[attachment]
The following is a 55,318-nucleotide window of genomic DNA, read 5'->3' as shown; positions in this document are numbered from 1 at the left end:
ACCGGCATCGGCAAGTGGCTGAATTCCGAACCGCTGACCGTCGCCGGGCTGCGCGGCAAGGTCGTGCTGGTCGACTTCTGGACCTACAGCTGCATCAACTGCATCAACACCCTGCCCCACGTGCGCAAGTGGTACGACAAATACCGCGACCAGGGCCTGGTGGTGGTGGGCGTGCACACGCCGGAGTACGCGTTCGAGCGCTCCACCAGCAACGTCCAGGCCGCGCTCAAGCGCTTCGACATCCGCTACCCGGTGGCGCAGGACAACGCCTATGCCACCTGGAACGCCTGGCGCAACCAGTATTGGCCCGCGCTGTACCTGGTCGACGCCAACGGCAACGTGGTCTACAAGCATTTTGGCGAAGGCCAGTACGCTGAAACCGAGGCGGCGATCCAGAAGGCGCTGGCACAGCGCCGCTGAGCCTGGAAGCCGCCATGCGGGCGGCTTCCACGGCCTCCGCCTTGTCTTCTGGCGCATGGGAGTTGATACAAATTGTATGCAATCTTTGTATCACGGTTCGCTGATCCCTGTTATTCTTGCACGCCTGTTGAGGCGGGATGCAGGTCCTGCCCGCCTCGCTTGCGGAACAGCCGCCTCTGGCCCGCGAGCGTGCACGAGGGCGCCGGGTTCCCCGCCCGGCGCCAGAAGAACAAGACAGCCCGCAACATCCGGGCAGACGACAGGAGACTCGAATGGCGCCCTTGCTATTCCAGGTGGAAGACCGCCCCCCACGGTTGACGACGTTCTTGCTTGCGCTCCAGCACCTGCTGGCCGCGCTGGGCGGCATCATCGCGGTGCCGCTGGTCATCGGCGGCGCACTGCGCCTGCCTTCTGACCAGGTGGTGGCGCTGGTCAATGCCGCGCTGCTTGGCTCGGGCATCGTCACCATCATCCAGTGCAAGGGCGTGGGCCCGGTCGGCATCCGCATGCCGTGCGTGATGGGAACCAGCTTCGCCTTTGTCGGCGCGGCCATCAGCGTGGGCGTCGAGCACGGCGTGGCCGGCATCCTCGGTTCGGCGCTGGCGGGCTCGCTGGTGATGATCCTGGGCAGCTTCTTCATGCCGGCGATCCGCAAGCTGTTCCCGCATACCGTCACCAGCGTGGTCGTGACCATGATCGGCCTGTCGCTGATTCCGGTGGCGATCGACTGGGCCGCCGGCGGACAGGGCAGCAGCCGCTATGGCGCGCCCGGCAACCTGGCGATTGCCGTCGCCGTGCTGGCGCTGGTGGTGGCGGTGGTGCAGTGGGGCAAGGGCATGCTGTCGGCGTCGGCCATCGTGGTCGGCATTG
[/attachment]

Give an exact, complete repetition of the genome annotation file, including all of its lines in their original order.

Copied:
The following is a 55,318-nucleotide window of genomic DNA, read 5'->3' as shown; positions in this document are numbered from 1 at the left end:
ACCGGCATCGGCAAGTGGCTGAATTCCGAACCGCTGACCGTCGCCGGGCTGCGCGGCAAGGTCGTGCTGGTCGACTTCTGGACCTACAGCTGCATCAACTGCATCAACACCCTGCCCCACGTGCGCAAGTGGTACGACAAATACCGCGACCAGGGCCTGGTGGTGGTGGGCGTGCACACGCCGGAGTACGCGTTCGAGCGCTCCACCAGCAACGTCCAGGCCGCGCTCAAGCGCTTCGACATCCGCTACCCGGTGGCGCAGGACAACGCCTATGCCACCTGGAACGCCTGGCGCAACCAGTATTGGCCCGCGCTGTACCTGGTCGACGCCAACGGCAACGTGGTCTACAAGCATTTTGGCGAAGGCCAGTACGCTGAAACCGAGGCGGCGATCCAGAAGGCGCTGGCACAGCGCCGCTGAGCCTGGAAGCCGCCATGCGGGCGGCTTCCACGGCCTCCGCCTTGTCTTCTGGCGCATGGGAGTTGATACAAATTGTATGCAATCTTTGTATCACGGTTCGCTGATCCCTGTTATTCTTGCACGCCTGTTGAGGCGGGATGCAGGTCCTGCCCGCCTCGCTTGCGGAACAGCCGCCTCTGGCCCGCGAGCGTGCACGAGGGCGCCGGGTTCCCCGCCCGGCGCCAGAAGAACAAGACAGCCCGCAACATCCGGGCAGACGACAGGAGACTCGAATGGCGCCCTTGCTATTCCAGGTGGAAGACCGCCCCCCACGGTTGACGACGTTCTTGCTTGCGCTCCAGCACCTGCTGGCCGCGCTGGGCGGCATCATCGCGGTGCCGCTGGTCATCGGCGGCGCACTGCGCCTGCCTTCTGACCAGGTGGTGGCGCTGGTCAATGCCGCGCTGCTTGGCTCGGGCATCGTCACCATCATCCAGTGCAAGGGCGTGGGCCCGGTCGGCATCCGCATGCCGTGCGTGATGGGAACCAGCTTCGCCTTTGTCGGCGCGGCCATCAGCGTGGGCGTCGAGCACGGCGTGGCCGGCATCCTCGGTTCGGCGCTGGCGGGCTCGCTGGTGATGATCCTGGGCAGCTTCTTCATGCCGGCGATCCGCAAGCTGTTCCCGCATACCGTCACCAGCGTGGTCGTGACCATGATCGGCCTGTCGCTGATTCCGGTGGCGATCGACTGGGCCGCCGGCGGACAGGGCAGCAGCCGCTATGGCGCGCCCGGCAACCTGGCGATTGCCGTCGCCGTGCTGGCGCTGGTGGTGGCGGTGGTGCAGTGGGGCAAGGGCATGCTGTCGGCGTCGGCCATCGTGGTCGGCATTG